AFP: The White House said Monday there were no current plans for President Barack Obama to see Iran’s new president at the UN next week, but did not definitively rule out a meeting.
By Stephen Collinson
WASHINGTON (AFP) — The White House said Monday there were no current plans for President Barack Obama to see Iran’s new president at the UN next week, but did not definitively rule out a meeting.
Obama and President Hassan Rowhani will both be at the annual United Nations General Assembly in New York, ahead of a new round of talks between Tehran and world powers on its nuclear program.
Obama’s confirmation in a television interview this weekend that he and Rowhani had exchanged letters has sparked speculation about what would be an eye-opening meeting between the two men.
“There are currently no plans for the president to meet with his Iranian counterpart at UNGA next week,” White House spokesman Jay Carney told reporters.
Other officials did not respond specifically, when asked whether they would rule out such a meeting or some kind of engineered informal encounter. They also would not say whether such an approach would be seen in the administration as premature, given uncertainty about Rowhani’s intentions on the nuclear dispute.
Carney added that Washington hoped the new Iranian government would be ready to “engage substantively” to ease international concerns about its nuclear program, which the West says is designed to produce weapons.
“We remain ready to engage with the Rowhani government on the basis of mutual respect to achieve a peaceful resolution to the nuclear issue,” he said.
A new round of talks between the permanent five members of the UN Security Council plus Germany (the P5-plus-one grouping) and Iran is expected to be convened soon.
Iranian Minister Mohammad Javad Zarif is meanwhile expected to meet EU foreign policy chief Catherine Ashton at the UN.
Carney said that Washington remained willing to “engage in the P-5 plus one or bilaterally” to end the nuclear standoff.
“But we have also been very clear that Iran has flagrantly failed to live up to its obligations under international resolutions and needs to, in a verifiable way, forsake its nuclear weapons program,” he said.
Obama told ABC News in an interview that he had reached out by letter to Rowhani, and had also received a letter from the new Iranian president.
Officials declined to say whether Obama or Rowhani initiated the exchange and to detail the content of presidential correspondence.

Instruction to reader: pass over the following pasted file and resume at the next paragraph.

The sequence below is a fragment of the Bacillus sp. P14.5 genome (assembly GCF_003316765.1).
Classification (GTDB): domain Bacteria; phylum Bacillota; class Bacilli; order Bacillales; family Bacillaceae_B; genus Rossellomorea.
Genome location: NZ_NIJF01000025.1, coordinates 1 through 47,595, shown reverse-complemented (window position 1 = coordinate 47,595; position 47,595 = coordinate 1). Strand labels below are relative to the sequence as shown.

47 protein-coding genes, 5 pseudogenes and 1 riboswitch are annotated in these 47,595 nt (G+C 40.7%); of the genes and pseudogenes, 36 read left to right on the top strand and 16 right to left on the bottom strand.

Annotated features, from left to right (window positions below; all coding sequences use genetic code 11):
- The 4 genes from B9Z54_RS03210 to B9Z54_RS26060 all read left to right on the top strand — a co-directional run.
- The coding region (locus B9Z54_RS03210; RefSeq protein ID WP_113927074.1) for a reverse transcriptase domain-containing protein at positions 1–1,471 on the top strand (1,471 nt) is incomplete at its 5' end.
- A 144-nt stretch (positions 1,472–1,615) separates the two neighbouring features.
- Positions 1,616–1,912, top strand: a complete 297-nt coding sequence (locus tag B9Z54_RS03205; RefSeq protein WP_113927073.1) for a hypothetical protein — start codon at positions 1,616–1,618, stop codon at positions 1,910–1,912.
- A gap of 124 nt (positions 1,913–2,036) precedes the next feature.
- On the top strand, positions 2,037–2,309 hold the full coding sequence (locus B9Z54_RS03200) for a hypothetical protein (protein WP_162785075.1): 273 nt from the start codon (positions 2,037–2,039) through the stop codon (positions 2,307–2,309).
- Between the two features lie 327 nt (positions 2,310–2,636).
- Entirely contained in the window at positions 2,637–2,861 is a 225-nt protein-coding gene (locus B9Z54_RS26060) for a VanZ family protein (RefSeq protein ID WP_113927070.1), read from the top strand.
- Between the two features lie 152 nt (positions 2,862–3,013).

The United States and Iran have been at loggerheads for decades and have no diplomatic ties. Their antagonistic relations further soured during the presidency of former Iranian leader Mahmoud Ahmadinejad who typically marked UN General Assemblies with inflammatory rhetoric and tirades against the United States and Israel.
Rowhani was elected on a platform of easing the pain inflicted on Iran’s economy by US and international sanctions and easing tensions with world powers.
He is seen as more moderate than Ahmadinejad but Washington is still trying to figure out the exact implications of his election.
There are some hopes in the US political and academic community that Rowhani will provide more open to genuine negotiations on the nuclear issue, despite saying earlier this month that Iran would not cede one iota of its nuclear rights.
And as Carney’s circumspect remarks indicated, there is skepticism that nuclear policy, which is the province of Iran’s Supreme Leader Ayatollah Ali Khamenei, will undergo anything more than a cosmetic change.
Rowhani, one of a group of Iran’s original core of revolutionaries, has implied however that Khamenei has given him “flexibility” in the nuclear talks.
Washington’s words are also being parsed carefully on Iran policy, in what might be the start of a decisive period in the stop-start negotiations.
Obama has warned that he is willing to use military force to halt Iran’s nuclear ambitions if diplomacy fails and told ABC his reluctance to use force in Syria should not be taken in Tehran as a harbinger of his stance on Iran.
But he also said that Iran should see a “lesson” from the Syrian chemical weapons standoff that intractable disputes can be resolved diplomatically.
Iran denies that its nuclear program is geared towards producing atomic weapons.